All of 2020 has been unpredictable due to the ongoing COVID-19 pandemic: the 2020 WNBA Virtual Draft was no different.
One of the most surprising things that occurred on draft night was that UConn’s Crystal Dangerfield was left unpicked in the First Round. Then, with the sixteenth overall pick , the Minnesota Lynx took the opportunity to reunite former Husky teammates Dangerfield and Napheesa Collier.
How the 5’5” guard fell through the cracks is still unclear, but it was a blessing in disguise for the rookie. “You can either pout because you went 16,” Dangerfield told media at the end of the season. “Or you can go play.”
Play, she did.
The 2020 WNBA season was unlike any other: Players were asked to leave their home cities and unite in Bradenton, Fla and participate in a WNBA “bubble” in order for the season to take place amid the pandemic. Players arrived in early July, participated in their team’s training camp, then finally began their seasons at the end of July. As hectic and strange as things were for everyone in the bubble, let alone a rookie, opportunities began to present themselves for No. 2.
In Dangerfield’s debut with the team, the rookie guard came off the bench and put up 10 points in Minnesota’s season-opening win over the Connecticut Sun. In only the third game of her career, Dangerfield was thrust into the starting lineup due to injury, and she held her starting spot for the remainder of the season. What everyone soon realized was that the 2020 WNBA Coach of the Year Cheryl Reeve knew exactly what she was doing when she selected Crystal Dangerfield in the Second Round, and that the rookie was exactly what the team needed.
What the team needed most was someone to guide them offensively, and Dangerfield delivered, finishing the season as the Lynx’s leading scorer with 16.2 points per game. She was absolutely fearless on the court; all while guarding opponents like Sue Bird and Skylar Diggins-Smith that have grown to be legends in the league. Toward the end of the season, Dangerfield became known for her rallies in the second half, most notably in the Lynx’s one-point win over the Phoenix Mercury to advance out of the Second Round of the WNBA Playoffs . In that game specifically, Dangerfield scored 15 of her 17 points in the game in the second half to propel her team to the WNBA Semifinals.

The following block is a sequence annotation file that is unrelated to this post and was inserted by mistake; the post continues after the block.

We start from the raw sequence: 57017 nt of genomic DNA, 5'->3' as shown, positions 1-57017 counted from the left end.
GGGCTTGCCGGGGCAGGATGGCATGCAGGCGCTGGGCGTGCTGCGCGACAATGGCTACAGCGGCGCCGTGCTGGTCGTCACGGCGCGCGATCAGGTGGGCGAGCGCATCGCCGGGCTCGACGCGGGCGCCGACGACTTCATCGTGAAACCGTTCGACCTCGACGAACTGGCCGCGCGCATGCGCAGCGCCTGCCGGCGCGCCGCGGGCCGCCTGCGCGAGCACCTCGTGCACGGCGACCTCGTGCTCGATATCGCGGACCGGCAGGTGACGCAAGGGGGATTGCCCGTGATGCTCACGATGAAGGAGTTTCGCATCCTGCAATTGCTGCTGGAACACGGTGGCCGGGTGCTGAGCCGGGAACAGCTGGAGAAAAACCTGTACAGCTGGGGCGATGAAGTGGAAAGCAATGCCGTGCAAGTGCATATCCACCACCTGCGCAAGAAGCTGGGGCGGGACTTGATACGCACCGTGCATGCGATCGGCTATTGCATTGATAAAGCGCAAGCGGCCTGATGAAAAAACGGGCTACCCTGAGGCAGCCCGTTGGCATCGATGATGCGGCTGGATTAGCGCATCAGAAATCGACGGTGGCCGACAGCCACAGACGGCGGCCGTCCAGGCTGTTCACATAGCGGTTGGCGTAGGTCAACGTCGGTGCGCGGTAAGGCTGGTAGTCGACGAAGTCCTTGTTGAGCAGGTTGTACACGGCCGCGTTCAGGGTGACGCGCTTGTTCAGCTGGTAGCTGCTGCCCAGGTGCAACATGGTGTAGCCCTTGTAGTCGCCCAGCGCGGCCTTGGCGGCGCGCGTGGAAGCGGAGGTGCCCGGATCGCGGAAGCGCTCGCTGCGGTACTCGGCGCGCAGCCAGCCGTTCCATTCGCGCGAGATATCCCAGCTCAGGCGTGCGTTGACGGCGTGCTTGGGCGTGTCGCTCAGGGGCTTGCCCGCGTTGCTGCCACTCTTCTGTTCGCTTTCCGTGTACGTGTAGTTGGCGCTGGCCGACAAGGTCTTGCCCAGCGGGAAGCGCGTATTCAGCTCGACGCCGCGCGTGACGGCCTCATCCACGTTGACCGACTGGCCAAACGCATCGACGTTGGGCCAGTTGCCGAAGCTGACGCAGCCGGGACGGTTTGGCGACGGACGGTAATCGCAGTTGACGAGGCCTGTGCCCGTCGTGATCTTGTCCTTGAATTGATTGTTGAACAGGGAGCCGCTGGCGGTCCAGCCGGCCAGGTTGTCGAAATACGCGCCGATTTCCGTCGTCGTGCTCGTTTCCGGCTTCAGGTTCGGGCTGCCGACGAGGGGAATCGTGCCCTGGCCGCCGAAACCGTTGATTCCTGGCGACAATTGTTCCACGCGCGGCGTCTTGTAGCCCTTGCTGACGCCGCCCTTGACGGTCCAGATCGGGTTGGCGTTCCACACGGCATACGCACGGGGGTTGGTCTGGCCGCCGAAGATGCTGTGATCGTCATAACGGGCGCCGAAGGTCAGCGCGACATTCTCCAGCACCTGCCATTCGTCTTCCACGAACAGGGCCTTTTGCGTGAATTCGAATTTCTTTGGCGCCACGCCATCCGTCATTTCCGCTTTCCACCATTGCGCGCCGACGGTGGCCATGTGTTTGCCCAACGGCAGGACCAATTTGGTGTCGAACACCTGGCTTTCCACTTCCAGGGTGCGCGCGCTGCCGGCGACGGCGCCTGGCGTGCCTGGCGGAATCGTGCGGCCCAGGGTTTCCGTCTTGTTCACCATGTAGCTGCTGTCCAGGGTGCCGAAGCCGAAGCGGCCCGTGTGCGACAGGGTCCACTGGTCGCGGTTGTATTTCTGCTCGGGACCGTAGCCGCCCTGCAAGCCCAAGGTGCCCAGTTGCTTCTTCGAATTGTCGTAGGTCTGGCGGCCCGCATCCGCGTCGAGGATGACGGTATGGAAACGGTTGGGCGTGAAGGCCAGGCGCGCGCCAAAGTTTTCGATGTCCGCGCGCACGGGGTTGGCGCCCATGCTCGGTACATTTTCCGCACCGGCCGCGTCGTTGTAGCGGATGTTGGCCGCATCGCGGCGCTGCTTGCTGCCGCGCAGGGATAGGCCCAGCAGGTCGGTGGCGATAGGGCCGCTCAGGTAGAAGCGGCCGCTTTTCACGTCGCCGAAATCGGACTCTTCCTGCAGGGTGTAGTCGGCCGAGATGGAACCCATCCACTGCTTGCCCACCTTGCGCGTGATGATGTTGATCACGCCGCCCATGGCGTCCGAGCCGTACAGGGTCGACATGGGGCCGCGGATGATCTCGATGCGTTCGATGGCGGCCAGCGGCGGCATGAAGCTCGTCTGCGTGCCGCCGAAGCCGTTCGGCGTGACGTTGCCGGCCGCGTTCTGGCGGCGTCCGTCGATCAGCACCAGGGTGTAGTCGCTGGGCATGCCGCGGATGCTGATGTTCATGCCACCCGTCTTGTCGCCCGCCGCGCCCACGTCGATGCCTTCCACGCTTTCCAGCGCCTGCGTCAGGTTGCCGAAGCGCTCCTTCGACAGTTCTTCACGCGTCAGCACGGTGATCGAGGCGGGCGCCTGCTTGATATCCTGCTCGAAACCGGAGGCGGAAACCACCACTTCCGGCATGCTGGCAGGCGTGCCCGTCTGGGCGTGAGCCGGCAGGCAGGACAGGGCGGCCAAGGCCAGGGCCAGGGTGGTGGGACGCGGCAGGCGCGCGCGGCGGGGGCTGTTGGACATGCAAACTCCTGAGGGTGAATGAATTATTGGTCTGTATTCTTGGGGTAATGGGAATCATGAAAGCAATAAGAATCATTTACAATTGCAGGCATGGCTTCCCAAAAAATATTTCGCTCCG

The rookie continuously stepped up in a role that was made for her. She took the lead on the court, she made her shots, she found open teammates for assists (75 times this regular season, to be exact), all while staying incredibly humble. The second she stepped on the court in a blue Minnesota Lynx jersey, you could see that she was exactly where belonged, and her teammates couldn’t agree more.
“She’s been so great for our team,” Collier told media at the end of the season. “Her heart is so big, just the way she plays, just flying her body around. I always knew Crystal had that in her. You could see it at UConn. But she’s really embraced that role on the Lynx. … It’s just the beginning for her.”
When the time came to award the 2020 Rookie of the Year, Dangerfield’s name was at the front and center for potential candidates. Of the 47 votes placed in determining the recipient of the award, Dangerfield had 43 votes in her favor.
In accepting the award, Dangerfield remained her modest self: “It wasn’t my goal to come in and win this,” she said of the honor. “I wanted to win games. I guess my play stood out.”
Crystal Dangerfield officially made history by becoming the lowest draft pick ever to be named the WNBA Rookie of the year. She deserved to win, and everyone knew it.
At the end of the day, there are two things one can be 100% sure about in 2020: Crystal Dangerfield was destined to be the WNBA Rookie of the Year, but most importantly, she was destined to be a Minnesota Lynx.
Crystal Dangerfield By The Numbers
Crystal Dangerfield Gallery